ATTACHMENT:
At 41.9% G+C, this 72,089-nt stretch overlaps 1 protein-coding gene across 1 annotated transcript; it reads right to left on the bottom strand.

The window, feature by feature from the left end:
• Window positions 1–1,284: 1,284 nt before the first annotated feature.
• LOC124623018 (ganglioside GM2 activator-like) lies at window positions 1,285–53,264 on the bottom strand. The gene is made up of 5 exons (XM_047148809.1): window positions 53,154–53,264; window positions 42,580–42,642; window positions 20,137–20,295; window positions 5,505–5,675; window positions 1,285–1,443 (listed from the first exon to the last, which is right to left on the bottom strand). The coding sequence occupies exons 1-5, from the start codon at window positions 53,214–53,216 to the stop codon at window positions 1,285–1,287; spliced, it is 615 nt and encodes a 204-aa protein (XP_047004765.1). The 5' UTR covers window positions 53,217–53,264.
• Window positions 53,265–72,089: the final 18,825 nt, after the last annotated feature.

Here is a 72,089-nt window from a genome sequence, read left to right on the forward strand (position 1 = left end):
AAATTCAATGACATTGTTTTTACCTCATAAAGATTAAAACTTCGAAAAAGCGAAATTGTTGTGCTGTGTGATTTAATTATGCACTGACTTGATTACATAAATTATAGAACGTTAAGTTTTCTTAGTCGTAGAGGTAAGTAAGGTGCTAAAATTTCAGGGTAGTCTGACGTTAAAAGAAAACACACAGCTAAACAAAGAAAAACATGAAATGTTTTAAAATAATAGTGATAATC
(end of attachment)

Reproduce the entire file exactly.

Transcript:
At 41.9% G+C, this 72,089-nt stretch overlaps 1 protein-coding gene across 1 annotated transcript; it reads right to left on the bottom strand.

The window, feature by feature from the left end:
• Window positions 1–1,284: 1,284 nt before the first annotated feature.
• LOC124623018 (ganglioside GM2 activator-like) lies at window positions 1,285–53,264 on the bottom strand. The gene is made up of 5 exons (XM_047148809.1): window positions 53,154–53,264; window positions 42,580–42,642; window positions 20,137–20,295; window positions 5,505–5,675; window positions 1,285–1,443 (listed from the first exon to the last, which is right to left on the bottom strand). The coding sequence occupies exons 1-5, from the start codon at window positions 53,214–53,216 to the stop codon at window positions 1,285–1,287; spliced, it is 615 nt and encodes a 204-aa protein (XP_047004765.1). The 5' UTR covers window positions 53,217–53,264.
• Window positions 53,265–72,089: the final 18,825 nt, after the last annotated feature.

Here is a 72,089-nt window from a genome sequence, read left to right on the forward strand (position 1 = left end):
AAATTCAATGACATTGTTTTTACCTCATAAAGATTAAAACTTCGAAAAAGCGAAATTGTTGTGCTGTGTGATTTAATTATGCACTGACTTGATTACATAAATTATAGAACGTTAAGTTTTCTTAGTCGTAGAGGTAAGTAAGGTGCTAAAATTTCAGGGTAGTCTGACGTTAAAAGAAAACACACAGCTAAACAAAGAAAAACATGAAATGTTTTAAAATAATAGTGATAATC